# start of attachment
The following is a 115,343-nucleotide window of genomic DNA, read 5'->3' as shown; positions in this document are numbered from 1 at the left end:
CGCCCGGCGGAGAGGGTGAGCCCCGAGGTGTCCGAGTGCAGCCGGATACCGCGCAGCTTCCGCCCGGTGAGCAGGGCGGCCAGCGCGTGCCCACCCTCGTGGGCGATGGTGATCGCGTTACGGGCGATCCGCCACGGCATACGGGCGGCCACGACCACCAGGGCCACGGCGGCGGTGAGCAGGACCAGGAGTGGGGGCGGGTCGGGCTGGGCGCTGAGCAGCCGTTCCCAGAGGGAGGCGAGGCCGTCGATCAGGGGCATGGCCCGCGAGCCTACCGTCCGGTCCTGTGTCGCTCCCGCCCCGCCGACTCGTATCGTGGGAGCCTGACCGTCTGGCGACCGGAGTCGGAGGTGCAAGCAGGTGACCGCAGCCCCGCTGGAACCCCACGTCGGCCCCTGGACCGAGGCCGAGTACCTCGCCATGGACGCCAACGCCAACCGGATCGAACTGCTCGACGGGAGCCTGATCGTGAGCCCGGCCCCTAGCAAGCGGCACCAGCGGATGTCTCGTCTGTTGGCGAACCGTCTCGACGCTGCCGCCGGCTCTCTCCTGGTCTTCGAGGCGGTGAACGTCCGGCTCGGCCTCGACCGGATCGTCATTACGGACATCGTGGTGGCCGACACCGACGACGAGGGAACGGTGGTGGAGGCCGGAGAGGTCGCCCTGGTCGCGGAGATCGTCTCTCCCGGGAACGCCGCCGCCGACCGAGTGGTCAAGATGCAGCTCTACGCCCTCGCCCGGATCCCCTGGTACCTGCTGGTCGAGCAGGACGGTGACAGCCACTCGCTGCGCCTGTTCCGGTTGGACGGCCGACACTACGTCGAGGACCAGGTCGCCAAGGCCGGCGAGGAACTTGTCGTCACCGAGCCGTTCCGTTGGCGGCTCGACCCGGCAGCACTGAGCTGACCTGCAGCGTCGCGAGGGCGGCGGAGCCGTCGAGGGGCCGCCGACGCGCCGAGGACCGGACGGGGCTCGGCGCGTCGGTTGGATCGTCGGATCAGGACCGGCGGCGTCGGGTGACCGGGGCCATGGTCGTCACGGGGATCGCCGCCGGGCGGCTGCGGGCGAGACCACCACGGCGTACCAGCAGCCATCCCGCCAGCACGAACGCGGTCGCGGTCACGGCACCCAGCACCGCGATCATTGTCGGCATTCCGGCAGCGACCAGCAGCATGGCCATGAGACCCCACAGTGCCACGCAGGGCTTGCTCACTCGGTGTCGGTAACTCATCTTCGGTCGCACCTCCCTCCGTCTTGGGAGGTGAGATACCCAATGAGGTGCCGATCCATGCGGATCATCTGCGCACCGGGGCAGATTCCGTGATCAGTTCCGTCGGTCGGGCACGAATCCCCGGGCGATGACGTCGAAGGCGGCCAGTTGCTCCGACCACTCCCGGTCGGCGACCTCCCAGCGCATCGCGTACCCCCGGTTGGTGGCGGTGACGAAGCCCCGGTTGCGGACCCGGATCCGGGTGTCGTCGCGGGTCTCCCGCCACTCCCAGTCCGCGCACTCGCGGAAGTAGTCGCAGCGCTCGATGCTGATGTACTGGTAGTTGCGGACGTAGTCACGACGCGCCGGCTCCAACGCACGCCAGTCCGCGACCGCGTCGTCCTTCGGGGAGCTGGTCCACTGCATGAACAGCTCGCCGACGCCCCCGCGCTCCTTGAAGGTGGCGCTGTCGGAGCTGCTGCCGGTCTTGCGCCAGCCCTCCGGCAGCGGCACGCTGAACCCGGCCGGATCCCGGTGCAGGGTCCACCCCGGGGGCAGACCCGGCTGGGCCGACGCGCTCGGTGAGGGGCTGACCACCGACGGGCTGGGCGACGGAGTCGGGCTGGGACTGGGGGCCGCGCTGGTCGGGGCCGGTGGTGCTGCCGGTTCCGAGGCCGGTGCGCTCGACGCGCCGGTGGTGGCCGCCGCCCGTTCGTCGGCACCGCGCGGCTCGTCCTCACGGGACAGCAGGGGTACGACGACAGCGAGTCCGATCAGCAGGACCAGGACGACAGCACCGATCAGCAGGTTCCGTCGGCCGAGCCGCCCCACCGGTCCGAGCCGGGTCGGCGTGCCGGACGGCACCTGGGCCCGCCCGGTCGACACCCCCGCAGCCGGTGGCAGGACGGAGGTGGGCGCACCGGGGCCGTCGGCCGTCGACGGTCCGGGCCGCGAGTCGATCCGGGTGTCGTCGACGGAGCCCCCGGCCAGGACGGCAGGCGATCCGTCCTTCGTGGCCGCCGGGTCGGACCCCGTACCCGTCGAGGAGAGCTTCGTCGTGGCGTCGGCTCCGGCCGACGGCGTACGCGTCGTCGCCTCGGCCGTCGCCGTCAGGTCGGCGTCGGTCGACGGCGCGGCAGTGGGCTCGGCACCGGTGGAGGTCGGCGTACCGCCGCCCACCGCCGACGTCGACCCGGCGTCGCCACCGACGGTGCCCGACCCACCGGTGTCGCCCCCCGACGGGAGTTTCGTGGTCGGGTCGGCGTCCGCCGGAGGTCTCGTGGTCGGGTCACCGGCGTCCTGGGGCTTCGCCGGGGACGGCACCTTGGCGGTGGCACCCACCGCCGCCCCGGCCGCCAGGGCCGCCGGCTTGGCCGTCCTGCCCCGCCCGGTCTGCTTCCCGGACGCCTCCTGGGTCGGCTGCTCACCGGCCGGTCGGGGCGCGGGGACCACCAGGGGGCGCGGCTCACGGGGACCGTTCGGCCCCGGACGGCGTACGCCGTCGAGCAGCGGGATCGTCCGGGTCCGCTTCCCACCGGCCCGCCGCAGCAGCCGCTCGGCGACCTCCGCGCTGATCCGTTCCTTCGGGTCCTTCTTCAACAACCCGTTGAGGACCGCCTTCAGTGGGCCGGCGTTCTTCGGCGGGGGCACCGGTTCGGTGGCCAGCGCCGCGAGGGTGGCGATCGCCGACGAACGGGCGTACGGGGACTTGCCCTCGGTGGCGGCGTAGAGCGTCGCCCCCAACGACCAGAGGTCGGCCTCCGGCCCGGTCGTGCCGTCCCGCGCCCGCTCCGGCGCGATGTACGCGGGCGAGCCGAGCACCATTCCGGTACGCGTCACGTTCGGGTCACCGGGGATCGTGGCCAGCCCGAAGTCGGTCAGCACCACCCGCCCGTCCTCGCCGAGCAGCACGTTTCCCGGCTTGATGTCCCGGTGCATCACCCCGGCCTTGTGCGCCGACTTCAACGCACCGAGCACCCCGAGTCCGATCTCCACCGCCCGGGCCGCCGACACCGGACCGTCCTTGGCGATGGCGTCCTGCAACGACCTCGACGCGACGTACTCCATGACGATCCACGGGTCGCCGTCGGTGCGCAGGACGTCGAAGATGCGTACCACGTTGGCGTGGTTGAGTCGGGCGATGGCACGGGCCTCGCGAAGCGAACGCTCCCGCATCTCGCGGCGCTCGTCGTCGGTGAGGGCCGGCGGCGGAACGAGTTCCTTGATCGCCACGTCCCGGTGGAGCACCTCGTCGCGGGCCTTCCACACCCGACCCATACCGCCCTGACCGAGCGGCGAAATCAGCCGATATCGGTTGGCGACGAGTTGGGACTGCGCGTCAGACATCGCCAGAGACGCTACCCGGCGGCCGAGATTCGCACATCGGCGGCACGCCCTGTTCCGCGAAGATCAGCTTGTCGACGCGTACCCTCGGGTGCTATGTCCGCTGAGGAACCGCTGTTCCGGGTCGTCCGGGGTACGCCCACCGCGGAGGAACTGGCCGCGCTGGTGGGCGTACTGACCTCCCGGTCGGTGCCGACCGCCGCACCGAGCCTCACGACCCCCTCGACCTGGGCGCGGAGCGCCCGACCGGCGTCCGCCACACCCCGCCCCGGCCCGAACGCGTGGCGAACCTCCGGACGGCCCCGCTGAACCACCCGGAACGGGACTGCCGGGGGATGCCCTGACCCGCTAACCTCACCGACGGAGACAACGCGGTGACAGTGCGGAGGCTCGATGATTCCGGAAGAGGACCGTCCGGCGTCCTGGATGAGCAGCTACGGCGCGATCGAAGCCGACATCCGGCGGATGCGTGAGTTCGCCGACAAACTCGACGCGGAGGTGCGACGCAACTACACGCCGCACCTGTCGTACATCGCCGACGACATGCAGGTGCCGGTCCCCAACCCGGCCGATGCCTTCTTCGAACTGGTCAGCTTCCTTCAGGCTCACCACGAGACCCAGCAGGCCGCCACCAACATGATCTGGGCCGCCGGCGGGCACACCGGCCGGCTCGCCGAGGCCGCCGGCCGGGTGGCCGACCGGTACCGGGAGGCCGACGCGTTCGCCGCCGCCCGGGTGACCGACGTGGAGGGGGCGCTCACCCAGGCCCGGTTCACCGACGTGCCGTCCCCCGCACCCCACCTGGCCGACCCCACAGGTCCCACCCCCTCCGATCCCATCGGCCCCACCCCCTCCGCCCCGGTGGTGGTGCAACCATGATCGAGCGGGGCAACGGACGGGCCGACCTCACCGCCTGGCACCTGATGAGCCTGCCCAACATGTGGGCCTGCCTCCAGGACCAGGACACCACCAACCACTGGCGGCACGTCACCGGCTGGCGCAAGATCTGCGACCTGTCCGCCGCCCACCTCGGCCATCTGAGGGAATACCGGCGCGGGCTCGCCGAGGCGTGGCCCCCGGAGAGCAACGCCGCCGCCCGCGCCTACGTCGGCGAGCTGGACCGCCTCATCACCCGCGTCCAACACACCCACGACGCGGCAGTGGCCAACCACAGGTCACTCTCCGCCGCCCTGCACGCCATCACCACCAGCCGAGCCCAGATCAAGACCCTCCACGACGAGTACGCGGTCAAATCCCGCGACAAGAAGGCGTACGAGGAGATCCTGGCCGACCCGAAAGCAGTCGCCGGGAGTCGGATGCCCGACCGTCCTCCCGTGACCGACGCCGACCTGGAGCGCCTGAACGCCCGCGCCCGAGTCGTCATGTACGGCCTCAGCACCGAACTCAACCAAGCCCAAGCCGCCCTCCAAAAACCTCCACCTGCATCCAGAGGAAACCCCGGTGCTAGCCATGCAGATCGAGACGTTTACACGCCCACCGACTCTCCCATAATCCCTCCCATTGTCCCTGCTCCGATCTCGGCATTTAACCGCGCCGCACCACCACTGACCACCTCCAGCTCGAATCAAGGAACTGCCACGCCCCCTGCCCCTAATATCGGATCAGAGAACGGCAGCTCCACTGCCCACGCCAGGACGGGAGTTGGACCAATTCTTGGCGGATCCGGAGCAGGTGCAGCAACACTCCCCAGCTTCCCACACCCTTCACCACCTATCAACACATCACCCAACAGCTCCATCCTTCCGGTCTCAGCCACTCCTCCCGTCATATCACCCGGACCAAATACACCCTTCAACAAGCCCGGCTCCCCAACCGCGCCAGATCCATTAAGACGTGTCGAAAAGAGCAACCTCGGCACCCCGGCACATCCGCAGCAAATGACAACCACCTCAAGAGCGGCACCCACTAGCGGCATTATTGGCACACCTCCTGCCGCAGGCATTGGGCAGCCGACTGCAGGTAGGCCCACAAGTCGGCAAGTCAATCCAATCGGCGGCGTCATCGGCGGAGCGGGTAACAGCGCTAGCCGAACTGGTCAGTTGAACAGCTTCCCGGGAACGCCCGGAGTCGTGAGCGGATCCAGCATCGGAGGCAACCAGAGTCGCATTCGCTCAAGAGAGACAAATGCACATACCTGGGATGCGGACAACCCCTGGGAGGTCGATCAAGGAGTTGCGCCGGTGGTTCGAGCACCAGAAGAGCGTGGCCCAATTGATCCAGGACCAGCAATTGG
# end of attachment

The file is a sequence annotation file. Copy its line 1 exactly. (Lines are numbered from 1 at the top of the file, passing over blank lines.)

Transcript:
The following is a 115,343-nucleotide window of genomic DNA, read 5'->3' as shown; positions in this document are numbered from 1 at the left end: